New York, July 17 (IANS) Administering a therapy using DNA-based compounds could extend survival and reverse signs of neuromuscular damage in animals of inherited amyotrophic lateral sclerosis (ALS), finds a study.
ALS is a progressive fatal disease that kills the nerve cells that controls walking, eating and breathing, about one fifth of which are caused due to mutations in a gene called SOD1.
These mutations cause the SOD1 protein to be overly active, which suggests that reducing protein levels might help ALS patients, the researchers said.
The findings showed that the drug could increase the lifespan by 22 per cent as the subjects who received the therapy lived 37 days longer than those given the placebo.
“This drug had an impressive effect in mice and rats with just one or two doses,” said Timothy Miller, professor of neurology at the Washington University.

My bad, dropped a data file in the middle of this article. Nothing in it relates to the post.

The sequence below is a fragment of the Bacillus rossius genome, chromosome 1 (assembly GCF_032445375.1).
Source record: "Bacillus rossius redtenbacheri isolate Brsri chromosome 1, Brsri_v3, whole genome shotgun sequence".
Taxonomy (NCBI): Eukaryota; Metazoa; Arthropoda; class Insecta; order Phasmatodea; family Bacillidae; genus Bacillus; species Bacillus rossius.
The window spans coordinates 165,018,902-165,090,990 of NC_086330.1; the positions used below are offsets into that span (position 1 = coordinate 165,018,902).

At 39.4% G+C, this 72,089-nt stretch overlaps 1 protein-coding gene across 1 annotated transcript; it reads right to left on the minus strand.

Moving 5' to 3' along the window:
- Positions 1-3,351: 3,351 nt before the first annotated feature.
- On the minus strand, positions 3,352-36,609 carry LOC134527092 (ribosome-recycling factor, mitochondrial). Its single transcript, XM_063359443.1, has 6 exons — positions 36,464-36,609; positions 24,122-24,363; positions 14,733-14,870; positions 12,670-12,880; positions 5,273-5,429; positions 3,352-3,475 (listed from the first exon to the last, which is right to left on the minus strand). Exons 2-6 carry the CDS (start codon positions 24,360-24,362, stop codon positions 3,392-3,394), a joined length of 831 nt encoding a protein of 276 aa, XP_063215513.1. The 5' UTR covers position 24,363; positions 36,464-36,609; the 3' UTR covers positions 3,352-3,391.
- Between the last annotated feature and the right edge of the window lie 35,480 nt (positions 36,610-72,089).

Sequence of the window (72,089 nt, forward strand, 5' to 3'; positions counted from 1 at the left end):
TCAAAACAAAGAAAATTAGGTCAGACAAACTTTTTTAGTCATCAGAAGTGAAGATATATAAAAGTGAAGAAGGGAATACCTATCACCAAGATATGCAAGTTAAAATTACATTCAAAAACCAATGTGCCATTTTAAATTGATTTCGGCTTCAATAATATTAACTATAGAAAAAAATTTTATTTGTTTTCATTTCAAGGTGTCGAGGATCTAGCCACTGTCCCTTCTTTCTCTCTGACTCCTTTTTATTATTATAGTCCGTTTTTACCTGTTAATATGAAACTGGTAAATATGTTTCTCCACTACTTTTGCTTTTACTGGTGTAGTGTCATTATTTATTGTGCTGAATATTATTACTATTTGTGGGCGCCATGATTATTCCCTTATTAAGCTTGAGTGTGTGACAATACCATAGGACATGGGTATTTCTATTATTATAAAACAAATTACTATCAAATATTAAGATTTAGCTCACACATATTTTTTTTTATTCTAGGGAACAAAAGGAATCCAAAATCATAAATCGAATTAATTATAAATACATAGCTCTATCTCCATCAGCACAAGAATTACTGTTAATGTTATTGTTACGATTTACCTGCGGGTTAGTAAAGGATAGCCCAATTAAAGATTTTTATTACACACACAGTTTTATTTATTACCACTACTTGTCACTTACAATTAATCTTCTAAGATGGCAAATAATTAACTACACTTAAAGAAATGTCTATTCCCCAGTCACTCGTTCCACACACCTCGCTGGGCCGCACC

“We don’t know yet if this works in people, but we’re very hopeful. We’ve completed the first phase of safety testing, and now we’re working on finding the right dose,” Miller added.
For the study, published in the Journal of Clinical Investigation, the team tested two DNA-based compounds — known as antisense oligonucleotides or oligos — in mice and rats.
The animals were genetically modified to carry a mutated form of the human SOD1 gene. By a few months old, such animals start having trouble walking and feeding themselves.
The mice were given an anti-SOD1 oligo or a placebo at day 50, and a second dose about six weeks later.
Those who received the drug maintained their weight 26 days longer and experienced 22 per cent increased life span. The rats that received an active oligo fared much better than the ones that received the placebo and survived eight to nine weeks longer.
Further, the oligos also reversed signs of neuromuscular damage in the animals.
These results have led to a phase one/two clinical trial to investigate whether the drug could benefit humans with ALS.